The Persistence of Slavery: An Economic History of Child Trafficking in Nigeria. By Robin Phylisia Chapdelaine (book review)
Links to Fileshttps://academic.oup.com/jsh/advance-article-abstract/doi/10.1093/jsh/shac046/6659923
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Type of Work5 pages
Citation of Original PublicationGloria Chuku, The Persistence of Slavery: An Economic History of Child Trafficking in Nigeria. By Robin Phylisia Chapdelaine, Journal of Social History, 2022;, shac046, https://doi.org/10.1093/jsh/shac046
RightsThis is a pre-copyedited, author-produced version of an article accepted for publication in Journal of Social History following peer review. The version of record Gloria Chuku, The Persistence of Slavery: An Economic History of Child Trafficking in Nigeria. By Robin Phylisia Chapdelaine, Journal of Social History, 2022;, shac046, https://doi.org/10.1093/jsh/shac046 is available online at: https://academic.oup.com/jsh/advance-article-abstract/doi/10.1093/jsh/shac046/6659923 https://doi.org/10.1093/jsh/shac046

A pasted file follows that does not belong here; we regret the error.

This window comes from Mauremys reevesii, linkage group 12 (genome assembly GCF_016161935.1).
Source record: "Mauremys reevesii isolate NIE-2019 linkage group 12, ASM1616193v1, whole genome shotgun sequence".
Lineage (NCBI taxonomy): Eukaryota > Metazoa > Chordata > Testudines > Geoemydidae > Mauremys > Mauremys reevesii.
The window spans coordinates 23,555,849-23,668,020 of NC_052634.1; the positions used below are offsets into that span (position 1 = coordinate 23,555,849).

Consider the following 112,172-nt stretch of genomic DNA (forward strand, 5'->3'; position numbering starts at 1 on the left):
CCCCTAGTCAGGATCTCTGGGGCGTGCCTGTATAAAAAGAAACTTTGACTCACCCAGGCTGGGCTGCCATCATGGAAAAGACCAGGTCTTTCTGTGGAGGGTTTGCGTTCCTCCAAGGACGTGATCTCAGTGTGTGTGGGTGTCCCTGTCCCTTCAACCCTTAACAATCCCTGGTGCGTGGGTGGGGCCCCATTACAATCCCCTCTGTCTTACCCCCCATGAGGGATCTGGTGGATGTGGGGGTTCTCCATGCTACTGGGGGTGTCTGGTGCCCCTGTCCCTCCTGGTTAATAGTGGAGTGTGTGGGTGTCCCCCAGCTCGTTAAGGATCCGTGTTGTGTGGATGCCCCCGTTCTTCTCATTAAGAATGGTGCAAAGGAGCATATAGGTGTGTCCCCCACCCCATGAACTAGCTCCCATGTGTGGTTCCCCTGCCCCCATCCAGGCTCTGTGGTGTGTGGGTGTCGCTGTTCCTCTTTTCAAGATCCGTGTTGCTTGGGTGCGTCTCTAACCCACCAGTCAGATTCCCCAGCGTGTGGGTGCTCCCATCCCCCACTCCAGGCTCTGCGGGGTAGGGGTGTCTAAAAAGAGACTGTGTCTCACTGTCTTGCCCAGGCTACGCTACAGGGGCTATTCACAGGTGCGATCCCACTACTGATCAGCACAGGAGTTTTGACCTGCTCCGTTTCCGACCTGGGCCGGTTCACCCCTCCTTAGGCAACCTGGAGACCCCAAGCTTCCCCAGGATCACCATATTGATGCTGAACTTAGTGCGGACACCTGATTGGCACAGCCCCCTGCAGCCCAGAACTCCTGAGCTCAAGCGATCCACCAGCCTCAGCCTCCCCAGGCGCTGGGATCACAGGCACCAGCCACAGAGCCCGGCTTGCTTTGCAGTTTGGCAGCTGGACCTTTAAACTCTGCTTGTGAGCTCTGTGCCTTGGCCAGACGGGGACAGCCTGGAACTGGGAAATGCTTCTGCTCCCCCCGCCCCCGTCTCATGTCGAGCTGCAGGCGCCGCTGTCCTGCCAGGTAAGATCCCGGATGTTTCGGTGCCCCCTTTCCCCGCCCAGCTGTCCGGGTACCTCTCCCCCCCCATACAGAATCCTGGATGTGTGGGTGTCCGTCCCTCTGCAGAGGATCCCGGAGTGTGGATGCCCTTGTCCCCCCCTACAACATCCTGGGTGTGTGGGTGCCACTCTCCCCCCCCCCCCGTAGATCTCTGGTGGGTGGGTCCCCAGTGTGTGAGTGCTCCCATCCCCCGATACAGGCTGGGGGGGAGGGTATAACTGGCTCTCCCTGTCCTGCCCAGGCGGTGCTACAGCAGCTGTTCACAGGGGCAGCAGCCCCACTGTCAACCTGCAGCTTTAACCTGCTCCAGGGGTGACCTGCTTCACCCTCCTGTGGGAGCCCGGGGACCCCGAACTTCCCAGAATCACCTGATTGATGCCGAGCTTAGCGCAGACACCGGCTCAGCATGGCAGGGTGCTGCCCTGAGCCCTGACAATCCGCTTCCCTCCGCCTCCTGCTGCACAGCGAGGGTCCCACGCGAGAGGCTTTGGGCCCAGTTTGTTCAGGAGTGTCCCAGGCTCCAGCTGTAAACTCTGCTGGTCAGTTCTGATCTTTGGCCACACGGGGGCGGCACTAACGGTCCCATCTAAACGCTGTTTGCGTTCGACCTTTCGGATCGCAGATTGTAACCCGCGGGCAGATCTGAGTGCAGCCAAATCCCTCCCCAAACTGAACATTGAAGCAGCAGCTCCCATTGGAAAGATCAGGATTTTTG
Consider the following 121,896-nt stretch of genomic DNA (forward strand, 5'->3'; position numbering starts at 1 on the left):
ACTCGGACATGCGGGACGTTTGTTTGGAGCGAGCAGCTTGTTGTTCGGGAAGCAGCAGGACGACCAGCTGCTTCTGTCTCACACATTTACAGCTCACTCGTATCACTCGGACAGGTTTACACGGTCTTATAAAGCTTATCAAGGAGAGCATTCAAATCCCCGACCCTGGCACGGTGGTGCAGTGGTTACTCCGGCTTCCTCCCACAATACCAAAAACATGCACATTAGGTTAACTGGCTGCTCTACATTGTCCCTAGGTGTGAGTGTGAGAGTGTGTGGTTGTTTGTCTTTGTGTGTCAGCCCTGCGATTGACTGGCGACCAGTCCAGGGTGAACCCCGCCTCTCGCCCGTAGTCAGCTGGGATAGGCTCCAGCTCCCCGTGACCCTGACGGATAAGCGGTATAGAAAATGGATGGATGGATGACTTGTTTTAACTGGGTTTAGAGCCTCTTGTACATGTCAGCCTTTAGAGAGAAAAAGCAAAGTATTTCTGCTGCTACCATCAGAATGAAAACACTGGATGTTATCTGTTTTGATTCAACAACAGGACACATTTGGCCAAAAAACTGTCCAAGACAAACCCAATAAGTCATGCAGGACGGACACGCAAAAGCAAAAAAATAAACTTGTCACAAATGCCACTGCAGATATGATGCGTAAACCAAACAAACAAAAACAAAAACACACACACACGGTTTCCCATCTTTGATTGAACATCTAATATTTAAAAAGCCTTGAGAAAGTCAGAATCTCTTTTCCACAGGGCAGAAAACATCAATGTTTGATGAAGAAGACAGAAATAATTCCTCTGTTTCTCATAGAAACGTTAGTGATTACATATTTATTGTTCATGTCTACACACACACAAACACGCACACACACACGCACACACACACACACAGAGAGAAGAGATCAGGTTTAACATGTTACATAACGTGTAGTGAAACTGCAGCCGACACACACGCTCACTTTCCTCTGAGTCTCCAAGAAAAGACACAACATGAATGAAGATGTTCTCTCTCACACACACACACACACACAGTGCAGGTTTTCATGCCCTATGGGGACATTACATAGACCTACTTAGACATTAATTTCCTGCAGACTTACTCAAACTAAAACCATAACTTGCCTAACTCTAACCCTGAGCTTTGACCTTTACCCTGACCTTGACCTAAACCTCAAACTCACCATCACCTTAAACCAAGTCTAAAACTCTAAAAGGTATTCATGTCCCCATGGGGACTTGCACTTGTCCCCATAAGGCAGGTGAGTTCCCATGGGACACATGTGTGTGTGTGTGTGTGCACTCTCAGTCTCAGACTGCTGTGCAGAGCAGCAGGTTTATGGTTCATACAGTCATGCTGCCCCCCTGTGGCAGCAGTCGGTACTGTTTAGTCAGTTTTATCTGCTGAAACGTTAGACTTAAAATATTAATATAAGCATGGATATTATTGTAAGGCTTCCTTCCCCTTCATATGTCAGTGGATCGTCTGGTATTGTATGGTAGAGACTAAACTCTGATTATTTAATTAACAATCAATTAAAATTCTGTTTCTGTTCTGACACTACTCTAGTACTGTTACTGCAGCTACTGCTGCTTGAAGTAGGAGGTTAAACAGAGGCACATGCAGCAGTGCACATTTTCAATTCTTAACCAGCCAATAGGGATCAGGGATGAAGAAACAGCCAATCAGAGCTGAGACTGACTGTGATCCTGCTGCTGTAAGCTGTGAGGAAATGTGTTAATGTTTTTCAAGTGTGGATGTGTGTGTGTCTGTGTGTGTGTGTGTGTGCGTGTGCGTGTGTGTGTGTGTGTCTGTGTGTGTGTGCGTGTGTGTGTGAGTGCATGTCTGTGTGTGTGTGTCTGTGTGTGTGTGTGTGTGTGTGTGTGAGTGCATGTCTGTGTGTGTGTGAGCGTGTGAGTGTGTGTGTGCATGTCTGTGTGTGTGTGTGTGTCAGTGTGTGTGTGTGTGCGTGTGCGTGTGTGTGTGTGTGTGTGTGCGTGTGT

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Ironically, the abolition of the slave trade and the emancipation of the enslaved were among the European justifications for the colonization of Africa. Yet, enslavement and pawning—a practice where children were left with creditors as loan collateral until debtors repaid their loans—persisted if not intensified under new legal, economic, political, and social conditions unleashed by European colonial rule in Africa. In The Persistence of Slavery, Chapdelaine presents a nuanced account of the complexity of economic, political, and social changes caused by colonialism that led to the persistence of child enslavement, child trafficking, and other forms of coerced labor in the late nineteenth- and early twentieth-century southeastern Nigeria, particularly, Igbo society. Relying on colonial, anthropological and missionary records, newspaper articles, interviews of nearly two dozen respondents conducted by research assistants, and other sources, and applying the “social economy of a child” framework, the author impressively demonstrates how children as slaves, pawns, child brides, and traffickers produced wealth for their families, communities and the colonial sate in Nigeria. Chapdelaine argues that child trafficking, child slavery, and child labor persisted in the region beyond the nineteenth-century anti-slavery movement because of their value as wealth generators. She shows that contemporary child trafficking and bondage is a continuation of the centuries of transatlantic and domestic enslavement and pawnship in Africa.